The aim of the GSC has been to establish a useful, widely adopted, robust, yet flexible standard for the reporting of (meta)genome contextual metadata will stand the test of time. We have made sure to learn from similar efforts by other (mainly life science) standard communities and collaborate where possible. Many of those communities are now represented under the Minimum Information for Biological and Biomedical Investigations (MIBBI) umbrella, a project that has as one of its goals “the encouragement of collaborative development between such projects, where appropriate, to avoid duplication of effort or competition” [3]. It works towards the synthesis of reporting guidelines from various communities into a suite of orthogonal standards. This is badly needed in a world where biology is changing rapidly, new technologies are emerging rapidly, and complex multi-omic experiments of the same biological samples demand good reporting standards. Unlike consumer products that come and go, much of the genomic science we do today will have value for decades to come. New sequencing technologies make new things possible and on much larger scales, too. Therefore, reporting standards should be robust, but adapt where there is demand. This can be in the form of an extension. During the GSC meeting in September 2009, the “Minimal Information about an Environmental Sequence (MIENS)” extension to MIGS/MIMS that meets the needs of communities to report any genetic marker sequence retrieved from the environment. (Web Site) was finalized. The current checklist may need further adaptations for projects like the human microbiome project (Web Site) and other projects that started after publication of the MIGS/MIMS checklist. The GSC is actively working to engage representatives of these projects to ensure coverage of areas that were not fully incorporated into MIGS/MIMS..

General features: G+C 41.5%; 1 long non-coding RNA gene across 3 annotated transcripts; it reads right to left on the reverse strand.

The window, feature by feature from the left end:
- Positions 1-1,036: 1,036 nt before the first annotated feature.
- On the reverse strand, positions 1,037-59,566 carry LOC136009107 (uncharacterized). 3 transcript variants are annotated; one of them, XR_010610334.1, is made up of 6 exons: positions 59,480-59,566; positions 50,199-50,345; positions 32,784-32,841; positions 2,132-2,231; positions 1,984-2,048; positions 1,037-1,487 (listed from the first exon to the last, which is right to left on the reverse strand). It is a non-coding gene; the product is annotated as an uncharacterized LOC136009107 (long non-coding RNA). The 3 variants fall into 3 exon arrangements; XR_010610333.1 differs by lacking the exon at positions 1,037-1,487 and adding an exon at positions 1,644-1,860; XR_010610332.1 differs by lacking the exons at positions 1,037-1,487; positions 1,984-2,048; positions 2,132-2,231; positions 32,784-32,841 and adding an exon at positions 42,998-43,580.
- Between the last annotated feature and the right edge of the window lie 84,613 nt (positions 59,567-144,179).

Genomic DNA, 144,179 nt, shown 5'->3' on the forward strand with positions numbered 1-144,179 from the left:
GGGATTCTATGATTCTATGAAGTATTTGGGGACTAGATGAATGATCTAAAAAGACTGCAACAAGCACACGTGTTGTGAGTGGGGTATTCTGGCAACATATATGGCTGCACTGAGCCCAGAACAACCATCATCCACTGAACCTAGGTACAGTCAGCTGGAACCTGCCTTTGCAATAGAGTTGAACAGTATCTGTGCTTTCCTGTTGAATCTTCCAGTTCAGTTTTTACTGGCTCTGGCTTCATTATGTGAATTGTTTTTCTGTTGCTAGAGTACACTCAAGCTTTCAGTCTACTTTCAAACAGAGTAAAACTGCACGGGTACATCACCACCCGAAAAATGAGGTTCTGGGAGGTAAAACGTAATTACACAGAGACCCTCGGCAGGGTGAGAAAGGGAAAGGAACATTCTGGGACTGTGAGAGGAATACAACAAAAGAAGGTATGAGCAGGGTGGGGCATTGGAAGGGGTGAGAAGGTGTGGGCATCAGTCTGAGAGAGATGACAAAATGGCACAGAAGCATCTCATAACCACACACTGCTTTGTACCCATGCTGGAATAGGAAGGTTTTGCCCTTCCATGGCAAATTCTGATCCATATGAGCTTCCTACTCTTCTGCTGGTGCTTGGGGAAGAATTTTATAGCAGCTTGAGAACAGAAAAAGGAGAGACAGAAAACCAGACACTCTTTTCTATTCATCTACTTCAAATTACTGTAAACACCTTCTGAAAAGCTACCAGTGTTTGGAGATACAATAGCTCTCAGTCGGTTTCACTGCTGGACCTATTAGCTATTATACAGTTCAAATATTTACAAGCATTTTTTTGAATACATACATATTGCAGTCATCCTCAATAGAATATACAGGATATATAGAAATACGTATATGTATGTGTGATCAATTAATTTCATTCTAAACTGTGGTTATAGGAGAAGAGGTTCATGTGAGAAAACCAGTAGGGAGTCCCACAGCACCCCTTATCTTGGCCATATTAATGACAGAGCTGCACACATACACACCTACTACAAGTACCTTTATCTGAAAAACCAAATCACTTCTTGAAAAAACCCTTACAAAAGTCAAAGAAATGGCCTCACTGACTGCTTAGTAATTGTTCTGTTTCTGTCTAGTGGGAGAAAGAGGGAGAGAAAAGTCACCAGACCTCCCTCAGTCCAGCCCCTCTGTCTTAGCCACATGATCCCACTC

These facts serve as justification for creating these standards. However, how successful have our efforts been or will our efforts be? The success of a consumer product can be measured easily by looking at sales numbers and profits. The success of MIGS/MIMS will depend on how well it will be adopted by the scientific community. A small number of reports have been published where authors have included MIGS-compliant content, e.g [4], in addition to the genome reports in this journal. The Genomes Online Database (GOLD) [5] lists ongoing and finished genome projects and constitutes a huge curation effort to include genome metadata extracted from literature. With the fast growing number of new genome projects, this will no longer be sustainable. Submissions to MG-RAST (Meta Genome Rapid Annotation using Subsystem Technology) [6] now requires the inclusion of MIGS/MIMS data. However, for the majority of genomes and metagenomes, metadata is sparse as the provision of these data are hardly ever enforced or even encouraged and supported.